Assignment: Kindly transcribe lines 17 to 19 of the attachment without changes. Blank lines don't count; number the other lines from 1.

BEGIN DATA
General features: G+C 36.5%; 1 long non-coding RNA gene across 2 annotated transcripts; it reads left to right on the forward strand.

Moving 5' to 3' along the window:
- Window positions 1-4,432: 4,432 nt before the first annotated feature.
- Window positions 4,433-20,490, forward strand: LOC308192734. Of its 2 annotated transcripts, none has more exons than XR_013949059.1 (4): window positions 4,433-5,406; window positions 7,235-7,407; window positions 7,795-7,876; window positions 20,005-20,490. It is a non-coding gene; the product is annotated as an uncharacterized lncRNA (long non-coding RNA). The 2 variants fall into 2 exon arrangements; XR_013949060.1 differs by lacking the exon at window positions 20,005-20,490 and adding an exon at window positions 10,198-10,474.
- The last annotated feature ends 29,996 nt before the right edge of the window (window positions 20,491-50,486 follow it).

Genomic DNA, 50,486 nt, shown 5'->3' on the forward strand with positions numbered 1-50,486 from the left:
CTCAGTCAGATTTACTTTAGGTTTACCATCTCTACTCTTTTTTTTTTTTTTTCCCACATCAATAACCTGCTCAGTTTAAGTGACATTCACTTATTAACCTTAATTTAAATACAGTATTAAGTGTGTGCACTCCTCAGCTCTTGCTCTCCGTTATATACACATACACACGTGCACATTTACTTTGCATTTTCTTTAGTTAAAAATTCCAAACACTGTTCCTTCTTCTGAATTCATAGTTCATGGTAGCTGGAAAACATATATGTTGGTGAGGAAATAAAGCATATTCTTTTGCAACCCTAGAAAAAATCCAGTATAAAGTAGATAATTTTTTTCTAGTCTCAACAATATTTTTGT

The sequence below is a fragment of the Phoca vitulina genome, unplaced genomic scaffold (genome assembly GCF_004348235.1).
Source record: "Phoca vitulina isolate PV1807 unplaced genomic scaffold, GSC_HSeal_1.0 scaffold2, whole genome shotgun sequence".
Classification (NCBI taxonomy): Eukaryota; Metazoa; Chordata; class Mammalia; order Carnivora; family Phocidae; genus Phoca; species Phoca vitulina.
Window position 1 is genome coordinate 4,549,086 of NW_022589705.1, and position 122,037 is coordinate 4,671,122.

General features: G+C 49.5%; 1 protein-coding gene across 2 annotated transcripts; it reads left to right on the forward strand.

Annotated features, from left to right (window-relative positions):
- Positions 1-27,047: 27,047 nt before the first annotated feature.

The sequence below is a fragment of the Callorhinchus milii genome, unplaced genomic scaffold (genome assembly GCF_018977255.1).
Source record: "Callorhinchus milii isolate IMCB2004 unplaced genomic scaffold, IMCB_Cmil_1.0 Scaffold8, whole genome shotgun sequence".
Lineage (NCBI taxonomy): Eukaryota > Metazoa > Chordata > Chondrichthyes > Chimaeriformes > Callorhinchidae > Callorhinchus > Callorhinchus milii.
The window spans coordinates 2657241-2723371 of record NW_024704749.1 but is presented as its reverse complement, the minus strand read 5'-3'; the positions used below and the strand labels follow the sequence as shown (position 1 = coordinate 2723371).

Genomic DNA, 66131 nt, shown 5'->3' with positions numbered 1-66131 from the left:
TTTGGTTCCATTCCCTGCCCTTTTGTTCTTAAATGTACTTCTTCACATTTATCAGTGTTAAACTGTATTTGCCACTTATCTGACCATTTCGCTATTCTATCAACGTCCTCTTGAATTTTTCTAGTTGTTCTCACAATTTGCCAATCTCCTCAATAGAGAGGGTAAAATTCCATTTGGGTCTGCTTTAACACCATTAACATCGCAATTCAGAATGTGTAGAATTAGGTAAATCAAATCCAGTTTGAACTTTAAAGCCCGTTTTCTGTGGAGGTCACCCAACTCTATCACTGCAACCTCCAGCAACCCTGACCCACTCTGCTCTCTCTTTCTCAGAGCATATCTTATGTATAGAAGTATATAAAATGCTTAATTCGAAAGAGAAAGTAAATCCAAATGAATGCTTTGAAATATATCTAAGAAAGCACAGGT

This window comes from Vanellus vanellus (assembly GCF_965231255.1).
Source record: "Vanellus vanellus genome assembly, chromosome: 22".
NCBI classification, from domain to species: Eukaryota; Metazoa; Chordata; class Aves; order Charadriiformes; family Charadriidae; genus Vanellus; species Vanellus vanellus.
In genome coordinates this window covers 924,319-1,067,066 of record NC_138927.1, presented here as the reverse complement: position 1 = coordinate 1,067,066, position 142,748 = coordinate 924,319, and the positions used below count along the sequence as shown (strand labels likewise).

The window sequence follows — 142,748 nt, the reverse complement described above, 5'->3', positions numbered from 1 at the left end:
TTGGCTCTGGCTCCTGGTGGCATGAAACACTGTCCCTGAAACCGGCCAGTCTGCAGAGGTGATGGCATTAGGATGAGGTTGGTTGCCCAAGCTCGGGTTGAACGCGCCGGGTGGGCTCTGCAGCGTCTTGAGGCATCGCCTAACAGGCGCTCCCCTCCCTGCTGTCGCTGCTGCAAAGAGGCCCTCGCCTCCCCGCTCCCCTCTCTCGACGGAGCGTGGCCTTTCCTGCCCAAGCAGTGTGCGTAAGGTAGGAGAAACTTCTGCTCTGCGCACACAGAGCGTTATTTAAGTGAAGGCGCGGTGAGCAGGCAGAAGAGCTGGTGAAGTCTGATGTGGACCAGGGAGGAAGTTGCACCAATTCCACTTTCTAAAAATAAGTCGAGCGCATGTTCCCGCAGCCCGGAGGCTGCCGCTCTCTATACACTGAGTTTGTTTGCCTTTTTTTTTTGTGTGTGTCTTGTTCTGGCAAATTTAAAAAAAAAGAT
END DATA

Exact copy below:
Lineage (NCBI taxonomy): Eukaryota > Metazoa > Chordata > Chondrichthyes > Chimaeriformes > Callorhinchidae > Callorhinchus > Callorhinchus milii.
The window spans coordinates 2657241-2723371 of record NW_024704749.1 but is presented as its reverse complement, the minus strand read 5'-3'; the positions used below and the strand labels follow the sequence as shown (position 1 = coordinate 2723371).

Genomic DNA, 66131 nt, shown 5'->3' with positions numbered 1-66131 from the left: